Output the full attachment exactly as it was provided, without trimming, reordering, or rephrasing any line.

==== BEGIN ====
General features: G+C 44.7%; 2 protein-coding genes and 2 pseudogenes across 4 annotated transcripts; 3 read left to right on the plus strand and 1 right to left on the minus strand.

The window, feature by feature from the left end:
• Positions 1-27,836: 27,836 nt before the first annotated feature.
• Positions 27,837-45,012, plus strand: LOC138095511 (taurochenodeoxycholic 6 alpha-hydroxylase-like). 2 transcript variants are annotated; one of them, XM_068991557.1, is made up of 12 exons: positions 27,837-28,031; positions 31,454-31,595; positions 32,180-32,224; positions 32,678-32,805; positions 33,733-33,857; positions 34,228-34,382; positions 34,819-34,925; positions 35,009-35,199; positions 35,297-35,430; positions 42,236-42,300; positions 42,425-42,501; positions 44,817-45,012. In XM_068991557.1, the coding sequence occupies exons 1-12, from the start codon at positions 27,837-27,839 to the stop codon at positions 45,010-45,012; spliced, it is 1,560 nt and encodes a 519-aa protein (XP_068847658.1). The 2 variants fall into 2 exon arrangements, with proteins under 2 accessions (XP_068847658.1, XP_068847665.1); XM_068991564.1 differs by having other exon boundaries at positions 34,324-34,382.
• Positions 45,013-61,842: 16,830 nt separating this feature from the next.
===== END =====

General features: G+C 44.7%; 2 protein-coding genes and 2 pseudogenes across 4 annotated transcripts; 3 read left to right on the plus strand and 1 right to left on the minus strand.

The window, feature by feature from the left end:
• Positions 1-27,836: 27,836 nt before the first annotated feature.
• Positions 27,837-45,012, plus strand: LOC138095511 (taurochenodeoxycholic 6 alpha-hydroxylase-like). 2 transcript variants are annotated; one of them, XM_068991557.1, is made up of 12 exons: positions 27,837-28,031; positions 31,454-31,595; positions 32,180-32,224; positions 32,678-32,805; positions 33,733-33,857; positions 34,228-34,382; positions 34,819-34,925; positions 35,009-35,199; positions 35,297-35,430; positions 42,236-42,300; positions 42,425-42,501; positions 44,817-45,012. In XM_068991557.1, the coding sequence occupies exons 1-12, from the start codon at positions 27,837-27,839 to the stop codon at positions 45,010-45,012; spliced, it is 1,560 nt and encodes a 519-aa protein (XP_068847658.1). The 2 variants fall into 2 exon arrangements, with proteins under 2 accessions (XP_068847658.1, XP_068847665.1); XM_068991564.1 differs by having other exon boundaries at positions 34,324-34,382.
• Positions 45,013-61,842: 16,830 nt separating this feature from the next.